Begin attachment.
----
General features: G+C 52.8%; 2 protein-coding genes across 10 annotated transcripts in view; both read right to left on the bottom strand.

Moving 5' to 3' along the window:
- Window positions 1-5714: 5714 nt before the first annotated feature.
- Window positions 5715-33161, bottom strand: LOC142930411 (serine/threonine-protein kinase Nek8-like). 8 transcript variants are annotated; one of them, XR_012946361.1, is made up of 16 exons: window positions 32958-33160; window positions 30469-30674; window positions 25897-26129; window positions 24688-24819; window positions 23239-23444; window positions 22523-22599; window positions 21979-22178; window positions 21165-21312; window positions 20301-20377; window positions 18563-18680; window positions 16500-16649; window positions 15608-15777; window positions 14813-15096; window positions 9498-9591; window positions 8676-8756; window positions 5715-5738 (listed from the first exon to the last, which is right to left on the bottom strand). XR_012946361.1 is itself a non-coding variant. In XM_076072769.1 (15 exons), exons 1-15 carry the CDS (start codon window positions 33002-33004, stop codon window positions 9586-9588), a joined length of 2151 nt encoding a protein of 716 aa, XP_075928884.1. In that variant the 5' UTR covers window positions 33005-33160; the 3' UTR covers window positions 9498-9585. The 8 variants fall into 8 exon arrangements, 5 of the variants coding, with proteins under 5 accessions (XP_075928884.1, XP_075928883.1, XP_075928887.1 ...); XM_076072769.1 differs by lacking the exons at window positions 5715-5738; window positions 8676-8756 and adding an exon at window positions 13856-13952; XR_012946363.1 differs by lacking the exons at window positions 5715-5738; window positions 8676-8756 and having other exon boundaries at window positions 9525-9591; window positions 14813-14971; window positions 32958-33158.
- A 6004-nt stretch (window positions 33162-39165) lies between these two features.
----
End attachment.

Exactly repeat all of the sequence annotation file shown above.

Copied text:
General features: G+C 52.8%; 2 protein-coding genes across 10 annotated transcripts in view; both read right to left on the bottom strand.

Moving 5' to 3' along the window:
- Window positions 1-5714: 5714 nt before the first annotated feature.
- Window positions 5715-33161, bottom strand: LOC142930411 (serine/threonine-protein kinase Nek8-like). 8 transcript variants are annotated; one of them, XR_012946361.1, is made up of 16 exons: window positions 32958-33160; window positions 30469-30674; window positions 25897-26129; window positions 24688-24819; window positions 23239-23444; window positions 22523-22599; window positions 21979-22178; window positions 21165-21312; window positions 20301-20377; window positions 18563-18680; window positions 16500-16649; window positions 15608-15777; window positions 14813-15096; window positions 9498-9591; window positions 8676-8756; window positions 5715-5738 (listed from the first exon to the last, which is right to left on the bottom strand). XR_012946361.1 is itself a non-coding variant. In XM_076072769.1 (15 exons), exons 1-15 carry the CDS (start codon window positions 33002-33004, stop codon window positions 9586-9588), a joined length of 2151 nt encoding a protein of 716 aa, XP_075928884.1. In that variant the 5' UTR covers window positions 33005-33160; the 3' UTR covers window positions 9498-9585. The 8 variants fall into 8 exon arrangements, 5 of the variants coding, with proteins under 5 accessions (XP_075928884.1, XP_075928883.1, XP_075928887.1 ...); XM_076072769.1 differs by lacking the exons at window positions 5715-5738; window positions 8676-8756 and adding an exon at window positions 13856-13952; XR_012946363.1 differs by lacking the exons at window positions 5715-5738; window positions 8676-8756 and having other exon boundaries at window positions 9525-9591; window positions 14813-14971; window positions 32958-33158.
- A 6004-nt stretch (window positions 33162-39165) lies between these two features.